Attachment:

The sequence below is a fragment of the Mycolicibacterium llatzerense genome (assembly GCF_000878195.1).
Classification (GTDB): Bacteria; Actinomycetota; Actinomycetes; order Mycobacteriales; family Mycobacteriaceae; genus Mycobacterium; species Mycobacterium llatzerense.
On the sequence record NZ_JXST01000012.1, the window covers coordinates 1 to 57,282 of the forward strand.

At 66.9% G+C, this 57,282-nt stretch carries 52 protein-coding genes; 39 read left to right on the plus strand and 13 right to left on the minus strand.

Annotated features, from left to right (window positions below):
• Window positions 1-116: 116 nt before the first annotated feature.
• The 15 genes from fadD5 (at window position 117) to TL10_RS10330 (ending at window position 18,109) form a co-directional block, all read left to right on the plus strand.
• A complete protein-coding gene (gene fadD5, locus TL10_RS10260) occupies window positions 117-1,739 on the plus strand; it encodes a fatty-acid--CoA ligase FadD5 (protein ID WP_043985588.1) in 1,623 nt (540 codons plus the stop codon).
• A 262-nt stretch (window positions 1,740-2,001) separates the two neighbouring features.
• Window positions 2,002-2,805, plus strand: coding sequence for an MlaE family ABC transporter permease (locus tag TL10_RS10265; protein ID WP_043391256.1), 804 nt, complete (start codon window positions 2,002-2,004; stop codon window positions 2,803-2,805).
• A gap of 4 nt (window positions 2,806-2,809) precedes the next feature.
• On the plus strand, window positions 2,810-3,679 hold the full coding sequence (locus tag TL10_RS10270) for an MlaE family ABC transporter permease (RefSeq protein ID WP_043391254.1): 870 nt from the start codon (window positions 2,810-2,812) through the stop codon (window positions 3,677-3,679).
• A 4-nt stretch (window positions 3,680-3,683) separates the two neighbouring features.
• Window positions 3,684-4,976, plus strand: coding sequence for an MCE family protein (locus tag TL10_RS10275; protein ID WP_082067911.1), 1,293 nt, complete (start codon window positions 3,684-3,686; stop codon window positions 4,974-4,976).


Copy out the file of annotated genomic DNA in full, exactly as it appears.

The sequence below is a fragment of the Mycolicibacterium llatzerense genome (assembly GCF_000878195.1).
Classification (GTDB): Bacteria; Actinomycetota; Actinomycetes; order Mycobacteriales; family Mycobacteriaceae; genus Mycobacterium; species Mycobacterium llatzerense.
On the sequence record NZ_JXST01000012.1, the window covers coordinates 1 to 57,282 of the forward strand.

At 66.9% G+C, this 57,282-nt stretch carries 52 protein-coding genes; 39 read left to right on the plus strand and 13 right to left on the minus strand.

Annotated features, from left to right (window positions below):
• Window positions 1-116: 116 nt before the first annotated feature.
• The 15 genes from fadD5 (at window position 117) to TL10_RS10330 (ending at window position 18,109) form a co-directional block, all read left to right on the plus strand.
• A complete protein-coding gene (gene fadD5, locus TL10_RS10260) occupies window positions 117-1,739 on the plus strand; it encodes a fatty-acid--CoA ligase FadD5 (protein ID WP_043985588.1) in 1,623 nt (540 codons plus the stop codon).
• A 262-nt stretch (window positions 1,740-2,001) separates the two neighbouring features.
• Window positions 2,002-2,805, plus strand: coding sequence for an MlaE family ABC transporter permease (locus tag TL10_RS10265; protein ID WP_043391256.1), 804 nt, complete (start codon window positions 2,002-2,004; stop codon window positions 2,803-2,805).
• A gap of 4 nt (window positions 2,806-2,809) precedes the next feature.
• On the plus strand, window positions 2,810-3,679 hold the full coding sequence (locus tag TL10_RS10270) for an MlaE family ABC transporter permease (RefSeq protein ID WP_043391254.1): 870 nt from the start codon (window positions 2,810-2,812) through the stop codon (window positions 3,677-3,679).
• A 4-nt stretch (window positions 3,680-3,683) separates the two neighbouring features.
• Window positions 3,684-4,976, plus strand: coding sequence for an MCE family protein (locus tag TL10_RS10275; protein ID WP_082067911.1), 1,293 nt, complete (start codon window positions 3,684-3,686; stop codon window positions 4,974-4,976).